Video

Video: Beat Making Lab x PBS [Episode 1]

The Beat Making Lab project from UNC Chapel Hill brings their beatmaking course to Goma, Democratic Republic of Congo, part of a new series with PBS Digital Studios.


For a few months now, Okayafrica has been covering the progress of the Beat Making Lab project started by UNC Chapel Hill professors/beatmakers/emcees Apple Juice Kid and Pierce Freelon in the Democratic Republic of Congo - you can find the first track "Cho Cho Cho" that dropped last month here if you need a refresher.

This week, the team has announced an official partnership with PBS Digital Studios to bring a weekly webseries that follows the Beat Making Lab crew as they bring their curriculum to Goma, DRC; Portobelo, Panama; Dakar, Senegal; and Suva, Fiji. The labs conducted are developed out of the curriculum designed for a course taught by Apple Juice Kid and Dr. Mark Katz at UNC, bringing music education through sample-based electronic and hip hop production to youth around the world.

The first episode takes place in Goma and explains the full scope of the Beat Making Lab while also highlighting the experiences of the young creatives who are participating. As the crew wraps up each production workshop, the equipment is used to establish permanent labs for youth in each of the host cities. As we've mentioned before, the team behind the Lab is also working on developing an open-source beat making software, allowing for producers across the globe to share and work on beats in a free, fully-collaborative platform. Not only are the ideas behind the project super dope, it's also quite exciting to see a sustainable model for music education and collaboration for global youth to participate in, even after the UNC team finishes their workshops. And if the music played in this episode are any indication of what's to come, we can't wait to see what's next - as one YouTube commenter puts it —"This beat DISRUPTS!" — and we tend to agree.

Watch the first episode below, new episodes are set go up on the Beat Making Lab YouTube channel every Wednesday.

Music

6 Samples From 'Éthiopiques' in Hip-Hop

A brief history of Ethio-jazz cultural exchange featuring songs by Nas & Damian Marley, K'naan, Madlib and more.

This article was originally published on OkayAfrica in March, 2017. We're republishing it here for our Crossroads series.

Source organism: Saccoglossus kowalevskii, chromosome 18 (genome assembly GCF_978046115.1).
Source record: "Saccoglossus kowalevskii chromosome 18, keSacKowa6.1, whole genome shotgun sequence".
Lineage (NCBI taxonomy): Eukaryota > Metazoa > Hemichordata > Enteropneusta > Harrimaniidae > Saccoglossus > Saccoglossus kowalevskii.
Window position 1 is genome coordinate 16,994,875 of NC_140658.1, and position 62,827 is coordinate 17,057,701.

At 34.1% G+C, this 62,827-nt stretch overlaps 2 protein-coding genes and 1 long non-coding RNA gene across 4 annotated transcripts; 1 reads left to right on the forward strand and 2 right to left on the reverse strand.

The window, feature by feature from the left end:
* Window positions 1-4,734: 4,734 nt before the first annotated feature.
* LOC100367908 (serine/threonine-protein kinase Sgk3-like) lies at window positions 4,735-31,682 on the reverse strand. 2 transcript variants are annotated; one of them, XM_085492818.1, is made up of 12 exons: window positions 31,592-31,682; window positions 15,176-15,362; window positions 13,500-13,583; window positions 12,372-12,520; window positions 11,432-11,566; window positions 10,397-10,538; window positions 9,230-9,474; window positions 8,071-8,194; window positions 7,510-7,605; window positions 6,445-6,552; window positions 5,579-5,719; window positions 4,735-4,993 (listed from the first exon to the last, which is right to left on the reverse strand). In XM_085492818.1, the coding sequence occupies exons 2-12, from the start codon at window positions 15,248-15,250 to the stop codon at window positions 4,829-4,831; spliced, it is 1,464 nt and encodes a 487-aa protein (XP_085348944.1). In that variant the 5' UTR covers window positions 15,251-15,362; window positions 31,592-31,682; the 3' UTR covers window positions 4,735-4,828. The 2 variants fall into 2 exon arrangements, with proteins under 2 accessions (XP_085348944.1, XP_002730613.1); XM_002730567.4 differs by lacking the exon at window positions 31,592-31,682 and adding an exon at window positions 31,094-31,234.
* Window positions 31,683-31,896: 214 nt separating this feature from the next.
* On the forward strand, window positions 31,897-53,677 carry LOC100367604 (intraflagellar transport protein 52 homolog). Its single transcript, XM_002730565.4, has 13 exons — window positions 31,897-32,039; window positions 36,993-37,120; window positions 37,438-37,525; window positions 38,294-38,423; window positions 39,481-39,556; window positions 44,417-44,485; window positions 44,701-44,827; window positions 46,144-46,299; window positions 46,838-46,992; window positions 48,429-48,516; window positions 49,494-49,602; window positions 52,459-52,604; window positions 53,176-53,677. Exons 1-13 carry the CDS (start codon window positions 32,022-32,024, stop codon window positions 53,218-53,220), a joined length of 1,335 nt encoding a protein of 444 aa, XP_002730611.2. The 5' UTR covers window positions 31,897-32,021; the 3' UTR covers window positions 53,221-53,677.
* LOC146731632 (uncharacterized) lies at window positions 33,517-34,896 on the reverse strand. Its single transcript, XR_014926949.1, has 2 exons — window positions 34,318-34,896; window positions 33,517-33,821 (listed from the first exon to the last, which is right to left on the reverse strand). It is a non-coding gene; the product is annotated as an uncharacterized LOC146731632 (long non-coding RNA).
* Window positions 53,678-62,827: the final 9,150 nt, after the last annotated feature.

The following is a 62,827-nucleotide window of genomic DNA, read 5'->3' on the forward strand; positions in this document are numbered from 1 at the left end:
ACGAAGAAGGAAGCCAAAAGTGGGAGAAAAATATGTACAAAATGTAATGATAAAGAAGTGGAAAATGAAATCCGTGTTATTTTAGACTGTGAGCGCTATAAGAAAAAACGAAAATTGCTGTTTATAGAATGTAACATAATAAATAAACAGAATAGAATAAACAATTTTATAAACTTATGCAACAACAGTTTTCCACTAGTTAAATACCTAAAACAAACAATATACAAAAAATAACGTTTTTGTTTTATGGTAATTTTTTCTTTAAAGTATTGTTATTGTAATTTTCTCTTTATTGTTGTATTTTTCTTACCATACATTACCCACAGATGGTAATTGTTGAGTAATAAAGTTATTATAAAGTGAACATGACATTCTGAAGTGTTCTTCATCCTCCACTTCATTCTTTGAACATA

It's 2000 something. I'm holed up in my bedroom searching for samples to chop up on Fruity Loops. While deep into the free-market jungle of Amazon's suggested music section, I stumble across a compilation of Ethiopian music with faded pictures of nine guys jamming in white suit jackets. I press play on the 30 second sample.

My mind races with the opportunities these breakbeats offered a budding beat maker. Catchy organs, swinging horns, funky guitar riffs, soulful melodies and grainy and pained vocalists swoon over love lost and gained. Sung in my mother tongue—Amharic—this was a far cry from the corny synthesizer music of the 1990s that my parents played on Saturday mornings. I could actually sample this shit.

The next day, I burn a CD and pop it into my dad's car. His eyes light up when the first notes ooze out of the speakers. “Where did you get this?" He asks puzzlingly. “The internet," I respond smiling.

In the 1970s my dad was one of thousands of high school students in Addis Ababa protesting the monarchy. The protests eventually created instability which lead to a coup d'état. The monarchy was overthrown and a Marxist styled military junta composed of low ranking officers called the Derg came to power. The new regime subsequently banned music they deemed to be counter revolutionary. When the Derg came into power, Amha Eshete, a pioneering record producer and founder of Ahma Records, fled to the US and the master recordings of his label's tracks somehow ended up in a warehouse in Greece.

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